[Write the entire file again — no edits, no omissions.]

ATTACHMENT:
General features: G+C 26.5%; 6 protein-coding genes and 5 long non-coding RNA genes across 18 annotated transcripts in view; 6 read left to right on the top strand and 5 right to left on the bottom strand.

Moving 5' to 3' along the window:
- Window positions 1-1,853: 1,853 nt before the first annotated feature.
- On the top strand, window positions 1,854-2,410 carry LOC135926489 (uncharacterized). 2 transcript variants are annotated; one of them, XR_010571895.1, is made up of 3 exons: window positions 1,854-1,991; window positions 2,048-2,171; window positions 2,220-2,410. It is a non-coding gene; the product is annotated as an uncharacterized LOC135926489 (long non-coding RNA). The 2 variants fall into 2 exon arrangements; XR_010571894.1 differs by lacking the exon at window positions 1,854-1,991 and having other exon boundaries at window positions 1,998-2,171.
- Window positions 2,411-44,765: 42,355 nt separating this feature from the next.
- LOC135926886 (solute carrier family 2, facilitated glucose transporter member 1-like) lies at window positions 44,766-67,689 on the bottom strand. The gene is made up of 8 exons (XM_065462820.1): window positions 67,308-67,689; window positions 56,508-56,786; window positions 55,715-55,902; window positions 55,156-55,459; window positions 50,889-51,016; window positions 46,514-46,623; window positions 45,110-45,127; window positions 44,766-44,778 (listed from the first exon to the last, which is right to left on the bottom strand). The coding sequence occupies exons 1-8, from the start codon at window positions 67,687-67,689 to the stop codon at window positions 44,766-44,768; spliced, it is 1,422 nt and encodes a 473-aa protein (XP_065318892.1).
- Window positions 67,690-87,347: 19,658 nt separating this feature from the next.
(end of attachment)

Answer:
General features: G+C 26.5%; 6 protein-coding genes and 5 long non-coding RNA genes across 18 annotated transcripts in view; 6 read left to right on the top strand and 5 right to left on the bottom strand.

Moving 5' to 3' along the window:
- Window positions 1-1,853: 1,853 nt before the first annotated feature.
- On the top strand, window positions 1,854-2,410 carry LOC135926489 (uncharacterized). 2 transcript variants are annotated; one of them, XR_010571895.1, is made up of 3 exons: window positions 1,854-1,991; window positions 2,048-2,171; window positions 2,220-2,410. It is a non-coding gene; the product is annotated as an uncharacterized LOC135926489 (long non-coding RNA). The 2 variants fall into 2 exon arrangements; XR_010571894.1 differs by lacking the exon at window positions 1,854-1,991 and having other exon boundaries at window positions 1,998-2,171.
- Window positions 2,411-44,765: 42,355 nt separating this feature from the next.
- LOC135926886 (solute carrier family 2, facilitated glucose transporter member 1-like) lies at window positions 44,766-67,689 on the bottom strand. The gene is made up of 8 exons (XM_065462820.1): window positions 67,308-67,689; window positions 56,508-56,786; window positions 55,715-55,902; window positions 55,156-55,459; window positions 50,889-51,016; window positions 46,514-46,623; window positions 45,110-45,127; window positions 44,766-44,778 (listed from the first exon to the last, which is right to left on the bottom strand). The coding sequence occupies exons 1-8, from the start codon at window positions 67,687-67,689 to the stop codon at window positions 44,766-44,768; spliced, it is 1,422 nt and encodes a 473-aa protein (XP_065318892.1).
- Window positions 67,690-87,347: 19,658 nt separating this feature from the next.